Updated: Apr 29
Last time, I gave you a word to try and say. Do you remember? So, I asked you to say:
Right? Well, how did you say it? Did you say it like we normally do “Al-co-hol”? Of course, that’s not correct. Sorry! It’s the silent “h” that throws a lot of people of. Remember? “Hasta” isn’t said with the “H”, and is pronounced “Asta”. It’s the same with “Alcohol”. It’s said like this:
Weird I know, but hey, that’s Spanish for you. Fortunately, you’ll only get the odd word like this very rarely, so relax, you’re doing ok!
Anyway, back to the lesson. Today, I’ll be showing you the entire Spanish alphabet, and how you pronounce each word. Now, why am I doing this? Well, even though I know the theory, the grammar, and the sentence structures, I still have some difficulty when it comes to spelling, verbally. What I mean is spelling a word out loud.
WHAT’S SO IMPORTANT ABOUT THE ALPHABET?
When I worked for the shop last year, I dealt with a few Spaniards, and I’d ask them to spell a word for me, because I sometimes didn’t know how to spell it. They’d happily oblige, and I sometimes let them spell in Spanish, but every now and then I get confused with the pronunciation and use the wrong letter.
Not to mention, in Spanish classes at school, we’d breeze by the alphabet, because they’d have more important lessons to teach, especially about grammar. If you’ve ever gone to schools that teach Spanish, you’d have the same problem, even some apps and podcasts bypass the entire alphabet, because it’s just that easy. Let me tell you it’s actually not. It’s completely necessary, especially if your name has a lot of letters or combination of letters that are not “normal” in English. For example, you might be a Katherine, not a Catherine, or a Rochelle instead of a Rachel.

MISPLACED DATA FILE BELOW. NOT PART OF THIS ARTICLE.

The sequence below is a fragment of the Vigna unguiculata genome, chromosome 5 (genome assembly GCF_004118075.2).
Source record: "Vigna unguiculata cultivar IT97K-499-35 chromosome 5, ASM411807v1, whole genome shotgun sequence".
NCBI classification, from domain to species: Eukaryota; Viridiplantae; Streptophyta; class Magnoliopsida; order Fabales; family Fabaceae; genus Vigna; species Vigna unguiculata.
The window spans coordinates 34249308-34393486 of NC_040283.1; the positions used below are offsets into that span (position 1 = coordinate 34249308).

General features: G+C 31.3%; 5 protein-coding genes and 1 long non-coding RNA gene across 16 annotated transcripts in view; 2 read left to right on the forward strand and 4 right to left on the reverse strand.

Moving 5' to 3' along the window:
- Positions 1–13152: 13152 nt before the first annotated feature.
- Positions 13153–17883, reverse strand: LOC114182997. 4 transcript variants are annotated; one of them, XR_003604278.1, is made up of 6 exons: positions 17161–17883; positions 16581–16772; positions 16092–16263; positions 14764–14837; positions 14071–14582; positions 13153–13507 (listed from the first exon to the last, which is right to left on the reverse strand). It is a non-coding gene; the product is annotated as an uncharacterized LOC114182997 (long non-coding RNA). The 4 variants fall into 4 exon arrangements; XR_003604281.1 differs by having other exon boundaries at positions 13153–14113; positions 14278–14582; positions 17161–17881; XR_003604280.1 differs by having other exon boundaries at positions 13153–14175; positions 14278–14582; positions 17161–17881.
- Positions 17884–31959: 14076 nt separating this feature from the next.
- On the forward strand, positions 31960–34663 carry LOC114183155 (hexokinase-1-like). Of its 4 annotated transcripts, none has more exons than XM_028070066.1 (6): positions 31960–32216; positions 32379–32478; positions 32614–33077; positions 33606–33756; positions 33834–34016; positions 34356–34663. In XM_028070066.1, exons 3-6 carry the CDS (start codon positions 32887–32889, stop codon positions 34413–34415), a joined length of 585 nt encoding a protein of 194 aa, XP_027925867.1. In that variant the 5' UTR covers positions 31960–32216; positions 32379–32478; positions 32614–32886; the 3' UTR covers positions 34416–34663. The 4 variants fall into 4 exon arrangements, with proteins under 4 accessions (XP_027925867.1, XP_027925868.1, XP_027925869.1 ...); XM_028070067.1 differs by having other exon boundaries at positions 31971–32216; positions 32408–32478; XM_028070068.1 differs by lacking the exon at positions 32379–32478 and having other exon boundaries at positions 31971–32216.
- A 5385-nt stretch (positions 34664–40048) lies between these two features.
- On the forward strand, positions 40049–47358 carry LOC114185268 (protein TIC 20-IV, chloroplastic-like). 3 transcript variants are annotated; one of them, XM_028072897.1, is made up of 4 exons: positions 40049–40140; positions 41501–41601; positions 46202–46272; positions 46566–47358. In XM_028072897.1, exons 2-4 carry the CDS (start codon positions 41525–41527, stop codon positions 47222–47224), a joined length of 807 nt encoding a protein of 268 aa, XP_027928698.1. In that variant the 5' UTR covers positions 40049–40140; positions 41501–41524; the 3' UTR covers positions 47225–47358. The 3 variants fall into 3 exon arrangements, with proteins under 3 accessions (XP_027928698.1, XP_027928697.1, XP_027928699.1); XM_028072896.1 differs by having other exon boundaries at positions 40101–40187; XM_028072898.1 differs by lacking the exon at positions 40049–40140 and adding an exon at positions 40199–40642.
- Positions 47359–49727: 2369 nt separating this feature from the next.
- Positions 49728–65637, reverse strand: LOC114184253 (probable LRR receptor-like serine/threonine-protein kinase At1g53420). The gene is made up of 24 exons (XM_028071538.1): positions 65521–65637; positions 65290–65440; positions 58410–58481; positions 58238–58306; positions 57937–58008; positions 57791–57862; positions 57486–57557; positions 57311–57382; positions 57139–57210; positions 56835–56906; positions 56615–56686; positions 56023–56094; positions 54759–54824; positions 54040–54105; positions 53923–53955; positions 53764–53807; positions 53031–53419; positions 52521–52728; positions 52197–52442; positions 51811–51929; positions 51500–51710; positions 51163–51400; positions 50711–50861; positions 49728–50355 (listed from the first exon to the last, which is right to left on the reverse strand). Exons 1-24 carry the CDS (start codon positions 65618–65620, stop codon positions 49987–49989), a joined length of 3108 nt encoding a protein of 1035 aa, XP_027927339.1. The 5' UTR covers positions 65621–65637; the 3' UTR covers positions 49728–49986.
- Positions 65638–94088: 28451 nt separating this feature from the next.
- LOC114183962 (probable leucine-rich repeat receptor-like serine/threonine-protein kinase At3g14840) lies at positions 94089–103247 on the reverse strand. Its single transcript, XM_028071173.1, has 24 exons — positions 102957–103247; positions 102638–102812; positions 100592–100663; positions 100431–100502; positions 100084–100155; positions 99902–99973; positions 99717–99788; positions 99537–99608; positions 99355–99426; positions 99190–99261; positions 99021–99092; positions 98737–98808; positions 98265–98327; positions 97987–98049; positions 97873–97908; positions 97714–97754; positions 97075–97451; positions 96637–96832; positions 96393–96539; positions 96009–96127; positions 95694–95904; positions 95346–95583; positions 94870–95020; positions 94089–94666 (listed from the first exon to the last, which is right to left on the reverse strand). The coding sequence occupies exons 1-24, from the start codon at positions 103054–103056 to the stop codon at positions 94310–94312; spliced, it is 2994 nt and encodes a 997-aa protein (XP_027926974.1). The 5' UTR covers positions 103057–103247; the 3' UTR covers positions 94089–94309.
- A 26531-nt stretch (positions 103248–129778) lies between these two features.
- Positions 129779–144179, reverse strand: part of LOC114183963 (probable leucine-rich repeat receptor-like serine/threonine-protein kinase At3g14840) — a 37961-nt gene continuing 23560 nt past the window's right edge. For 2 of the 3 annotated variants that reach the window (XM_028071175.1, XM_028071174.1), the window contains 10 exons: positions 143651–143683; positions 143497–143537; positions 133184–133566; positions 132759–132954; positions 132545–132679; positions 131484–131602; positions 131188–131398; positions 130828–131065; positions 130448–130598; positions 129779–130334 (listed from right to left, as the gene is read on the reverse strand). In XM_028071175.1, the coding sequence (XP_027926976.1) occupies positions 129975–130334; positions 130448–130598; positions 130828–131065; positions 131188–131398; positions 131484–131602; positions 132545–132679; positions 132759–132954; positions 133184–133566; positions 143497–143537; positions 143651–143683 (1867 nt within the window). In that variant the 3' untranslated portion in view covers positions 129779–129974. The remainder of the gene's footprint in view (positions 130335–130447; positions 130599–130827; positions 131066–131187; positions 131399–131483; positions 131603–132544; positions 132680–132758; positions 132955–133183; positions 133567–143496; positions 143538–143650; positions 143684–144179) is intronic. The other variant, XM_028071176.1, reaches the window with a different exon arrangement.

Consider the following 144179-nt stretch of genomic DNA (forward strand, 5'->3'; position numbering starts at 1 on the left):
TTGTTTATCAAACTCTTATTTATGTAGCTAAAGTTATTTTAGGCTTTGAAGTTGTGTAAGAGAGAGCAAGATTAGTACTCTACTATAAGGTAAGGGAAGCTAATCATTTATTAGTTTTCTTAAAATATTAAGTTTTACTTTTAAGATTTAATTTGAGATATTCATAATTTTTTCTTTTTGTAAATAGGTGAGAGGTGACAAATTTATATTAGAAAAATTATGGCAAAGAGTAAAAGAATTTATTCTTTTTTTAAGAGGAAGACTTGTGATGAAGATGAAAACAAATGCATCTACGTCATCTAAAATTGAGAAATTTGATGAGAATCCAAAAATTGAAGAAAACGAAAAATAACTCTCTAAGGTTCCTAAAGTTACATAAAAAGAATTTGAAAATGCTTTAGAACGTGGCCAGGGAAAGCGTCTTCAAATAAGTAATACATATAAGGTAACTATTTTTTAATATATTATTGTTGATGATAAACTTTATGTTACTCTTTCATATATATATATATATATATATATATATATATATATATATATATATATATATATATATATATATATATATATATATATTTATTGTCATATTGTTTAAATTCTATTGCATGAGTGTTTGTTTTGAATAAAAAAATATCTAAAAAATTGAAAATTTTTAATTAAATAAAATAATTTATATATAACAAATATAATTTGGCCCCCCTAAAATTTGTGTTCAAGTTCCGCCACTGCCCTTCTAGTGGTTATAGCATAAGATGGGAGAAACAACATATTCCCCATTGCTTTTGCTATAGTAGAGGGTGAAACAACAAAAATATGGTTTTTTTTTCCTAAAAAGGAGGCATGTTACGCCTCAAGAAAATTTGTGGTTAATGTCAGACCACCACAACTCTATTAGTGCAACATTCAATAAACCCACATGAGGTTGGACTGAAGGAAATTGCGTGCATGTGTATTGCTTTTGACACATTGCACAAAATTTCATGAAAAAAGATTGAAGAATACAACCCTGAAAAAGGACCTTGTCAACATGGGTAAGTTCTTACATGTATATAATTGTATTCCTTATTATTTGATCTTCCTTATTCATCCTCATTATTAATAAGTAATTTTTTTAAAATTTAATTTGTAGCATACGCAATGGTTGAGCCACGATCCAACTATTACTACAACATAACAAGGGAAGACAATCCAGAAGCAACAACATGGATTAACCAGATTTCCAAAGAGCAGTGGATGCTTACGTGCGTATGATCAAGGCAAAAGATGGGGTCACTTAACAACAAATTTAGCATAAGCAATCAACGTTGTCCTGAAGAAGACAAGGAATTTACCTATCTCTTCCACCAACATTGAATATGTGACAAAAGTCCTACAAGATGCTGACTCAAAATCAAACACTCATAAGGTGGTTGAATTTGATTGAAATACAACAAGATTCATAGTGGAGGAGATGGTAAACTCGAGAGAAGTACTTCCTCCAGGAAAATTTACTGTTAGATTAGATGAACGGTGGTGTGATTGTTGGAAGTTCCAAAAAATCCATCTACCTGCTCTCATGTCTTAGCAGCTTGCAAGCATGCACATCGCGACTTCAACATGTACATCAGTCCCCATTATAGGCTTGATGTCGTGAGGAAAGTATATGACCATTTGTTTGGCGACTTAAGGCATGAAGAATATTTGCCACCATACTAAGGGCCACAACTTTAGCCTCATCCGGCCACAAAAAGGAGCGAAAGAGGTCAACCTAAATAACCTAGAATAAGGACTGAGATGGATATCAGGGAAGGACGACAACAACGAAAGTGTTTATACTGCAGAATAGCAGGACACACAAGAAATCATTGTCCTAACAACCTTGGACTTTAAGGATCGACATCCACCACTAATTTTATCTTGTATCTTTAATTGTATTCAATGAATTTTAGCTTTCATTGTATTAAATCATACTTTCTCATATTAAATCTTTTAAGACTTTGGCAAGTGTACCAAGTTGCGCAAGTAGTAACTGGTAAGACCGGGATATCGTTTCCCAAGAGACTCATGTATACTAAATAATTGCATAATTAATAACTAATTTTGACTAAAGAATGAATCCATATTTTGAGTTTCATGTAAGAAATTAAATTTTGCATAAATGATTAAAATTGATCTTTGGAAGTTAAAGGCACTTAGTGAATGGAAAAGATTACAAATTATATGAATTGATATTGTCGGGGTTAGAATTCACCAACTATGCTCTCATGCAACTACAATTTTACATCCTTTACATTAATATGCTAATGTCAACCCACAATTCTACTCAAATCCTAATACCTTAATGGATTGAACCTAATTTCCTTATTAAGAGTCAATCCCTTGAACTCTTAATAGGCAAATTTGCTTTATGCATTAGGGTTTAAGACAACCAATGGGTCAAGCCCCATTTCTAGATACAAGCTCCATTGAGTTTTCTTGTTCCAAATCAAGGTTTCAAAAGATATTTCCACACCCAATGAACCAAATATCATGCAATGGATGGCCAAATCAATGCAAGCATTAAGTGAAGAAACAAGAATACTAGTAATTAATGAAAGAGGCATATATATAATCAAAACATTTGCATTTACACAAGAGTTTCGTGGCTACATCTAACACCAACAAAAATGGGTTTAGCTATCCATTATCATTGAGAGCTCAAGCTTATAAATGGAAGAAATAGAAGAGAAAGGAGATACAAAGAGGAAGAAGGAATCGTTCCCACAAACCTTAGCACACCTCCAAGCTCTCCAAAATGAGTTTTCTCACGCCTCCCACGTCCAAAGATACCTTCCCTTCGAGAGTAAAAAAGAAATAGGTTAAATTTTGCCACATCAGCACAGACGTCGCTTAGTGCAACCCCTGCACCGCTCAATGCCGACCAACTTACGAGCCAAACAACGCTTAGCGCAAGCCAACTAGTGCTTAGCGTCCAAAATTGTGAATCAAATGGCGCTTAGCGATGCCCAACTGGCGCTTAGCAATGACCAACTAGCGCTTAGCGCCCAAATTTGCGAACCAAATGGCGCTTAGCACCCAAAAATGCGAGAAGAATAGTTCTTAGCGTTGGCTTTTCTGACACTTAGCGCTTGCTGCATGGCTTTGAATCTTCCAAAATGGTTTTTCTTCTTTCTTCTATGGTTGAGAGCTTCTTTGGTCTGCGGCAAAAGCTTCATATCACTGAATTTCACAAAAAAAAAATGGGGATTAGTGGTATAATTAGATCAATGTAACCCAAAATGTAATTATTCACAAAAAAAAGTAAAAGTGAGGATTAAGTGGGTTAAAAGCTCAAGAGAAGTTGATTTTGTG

That’s why today’s post is all about the alphabet. So, you’ll get the letters you’ve learned previously, like the strange “ñ” or the silent “h”, I’ll even throw in the accents too, so you know how they spell out, out loud.
HERE YOU GO!
Ok, let’s start with the vowels, since they’re easiest to remember:
Alright, let me break this down, how do you say “A”? Do you say it like “ay” as in “hay”? Yeah, so in Spanish, they don’t. In fact, I don’t think there’s any combination of letters that makes their “A” sound like “ay”. It’ll always have that “Ah” sound, as in “arm”. The same goes for all the other letters. So, the phonetic sounds are as you see them, like “eh” as in “end” or “ee” as in “bee”. The same goes with all the accented versions of the vowels. Remember? The accent only directs you to where you should put the stress on the word? So, “Está” and “Esta” are two completely different words.
Does that make sense? Alright here come the consonants. Now, these ones are a little trickier, since there are lots of ways you can say these letters, depending on the area of Spain you’re in, let alone the world (South Americans say “she” while mainland Spain say “theh” it’s all in the dialect!).
There you have it! The entire Spanish alphabet. Now, You’ve probably noticed that most of them have that “eh” sound, it’s so that you guys don’t get mixed up with the “E” in the pronunciation. I remember, when I first started trying to learn the alphabet’s phonetics, I would always ask myself is it “eh” or is it “ee”. You’ll get the hang of it, once you’ve remembered the difference, like whenever it’s an “ee” sound, you might find an “I” to replace it, and the “e” replaces the “eh” sound.
It’s all about practice, and repetition. So, go ahead, try spelling your names out loud and see how it goes. Try speaking to a Spanish native and spell your name out for them. They’ll be able to correct you, or at least understand you, and hey, it doesn’t hurt to try!
Well, there you go! I’ll leave that with you today. So well done! You’ve passed the basics for Spanish. Of course, there might be a few things I’ve forgotten to mention, but we’ll cover those when we start looking at vocabulary and grammar! I’m so excited! I’ll see you guys next time!